The Littlest Bigfoot/ posted in: Reading The Littlest Bigfoot by Jennifer Weiner
on September 13th 2016
Genres: Fantasy, Young Adult
Published by Aladdin
Source: From author/publisher
Setting: New York
Alice Mayfair, twelve years old, slips through the world unseen and unnoticed. Ignored by her family and shipped off to her eighth boarding school, Alice would like a friend. And when she rescues Millie Maximus from drowning in a lake one day, she finds one.
But Millie is a Bigfoot, part of a clan who dwells deep in the woods. Most Bigfoots believe that people—NoFurs, as they call them—are dangerous, yet Millie is fascinated with the No-Fur world. She is convinced that humans will appreciate all the things about her that her Bigfoot tribe does not: her fearless nature, her lovely singing voice, and her desire to be a star.
Alice swears to protect Millie’s secret. But a league of Bigfoot hunters is on their trail, led by a lonely kid named Jeremy. And in order to survive, Alice and Millie have to put their trust in each other—and have faith in themselves—above all else.
I picked up this book at BEA last year because I like Jennifer Weiner’s adult fiction. I don’t read a lot of middle grade so I would have missed this one otherwise.
Alice is the neglected child of wealthy New Yorkers who don’t know what to do with her. She doesn’t fit into their vision of what a child of theirs should be. She’s messy and clumsy and too big. For some reason she never fits into the schools she’s attended. Now she is being shipped off to boarding school in upstate New York. The school is populated by other misfits who Alice keeps her distance from. She knows they will eventually reject her too.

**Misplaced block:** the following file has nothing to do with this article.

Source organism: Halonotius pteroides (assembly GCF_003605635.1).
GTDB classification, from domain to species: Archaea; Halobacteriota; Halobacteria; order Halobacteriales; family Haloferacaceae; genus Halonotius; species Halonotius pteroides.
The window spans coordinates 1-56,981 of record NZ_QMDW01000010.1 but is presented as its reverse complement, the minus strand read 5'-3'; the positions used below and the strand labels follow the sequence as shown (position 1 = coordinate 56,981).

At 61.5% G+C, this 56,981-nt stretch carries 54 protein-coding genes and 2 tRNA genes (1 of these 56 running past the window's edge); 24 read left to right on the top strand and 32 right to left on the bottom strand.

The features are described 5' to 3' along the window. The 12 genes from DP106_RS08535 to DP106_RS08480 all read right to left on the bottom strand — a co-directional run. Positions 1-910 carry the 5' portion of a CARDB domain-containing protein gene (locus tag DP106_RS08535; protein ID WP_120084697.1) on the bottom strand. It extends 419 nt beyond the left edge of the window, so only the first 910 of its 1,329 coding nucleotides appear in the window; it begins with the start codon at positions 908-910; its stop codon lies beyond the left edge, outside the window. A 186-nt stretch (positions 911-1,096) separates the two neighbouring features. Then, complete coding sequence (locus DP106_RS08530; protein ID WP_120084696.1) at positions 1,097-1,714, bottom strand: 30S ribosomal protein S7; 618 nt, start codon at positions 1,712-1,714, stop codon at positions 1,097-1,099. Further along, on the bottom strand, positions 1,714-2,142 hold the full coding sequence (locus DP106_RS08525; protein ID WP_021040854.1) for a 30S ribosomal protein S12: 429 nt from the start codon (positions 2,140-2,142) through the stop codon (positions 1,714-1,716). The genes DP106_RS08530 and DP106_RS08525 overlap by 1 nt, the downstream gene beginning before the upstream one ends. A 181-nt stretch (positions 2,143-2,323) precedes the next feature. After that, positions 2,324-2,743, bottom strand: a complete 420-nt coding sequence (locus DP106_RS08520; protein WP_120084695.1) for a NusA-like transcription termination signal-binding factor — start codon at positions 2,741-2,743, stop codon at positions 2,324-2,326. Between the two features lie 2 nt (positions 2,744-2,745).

Millie is a Yare. They are known as Bigfoot to No-Furs. They are quiet and meek. Millie is not. She wants to meet a No-Fur so much. Eventually Millie and Alice meet which brings the Yare tribe into danger from the local humans.
After I read this I thought that my stepdaughter would enjoy it. She refused to even look at it so we read it out loud during a road trip. She got mad and put her ear buds in so she didn’t have to hear a stupid story. We did notice her listening every so often though.
Alice believes that she is fat and ugly and that her hair is a disaster. She judges herself and everyone around her very harshly. These judgements are presented as facts in the book. She mocks people in her mind over any difference. She learns to bully people to gain acceptance.
Eventually this all backfires on her and she is an outcast again. She learns to accept people for their differences by the end of the book. But I can see people being uncomfortable with the mocking and harsh judging of other characters and viewpoints before this point.
Not all of the issues are resolved at the end so I hope this means that we will be reading more of Alice and Millie.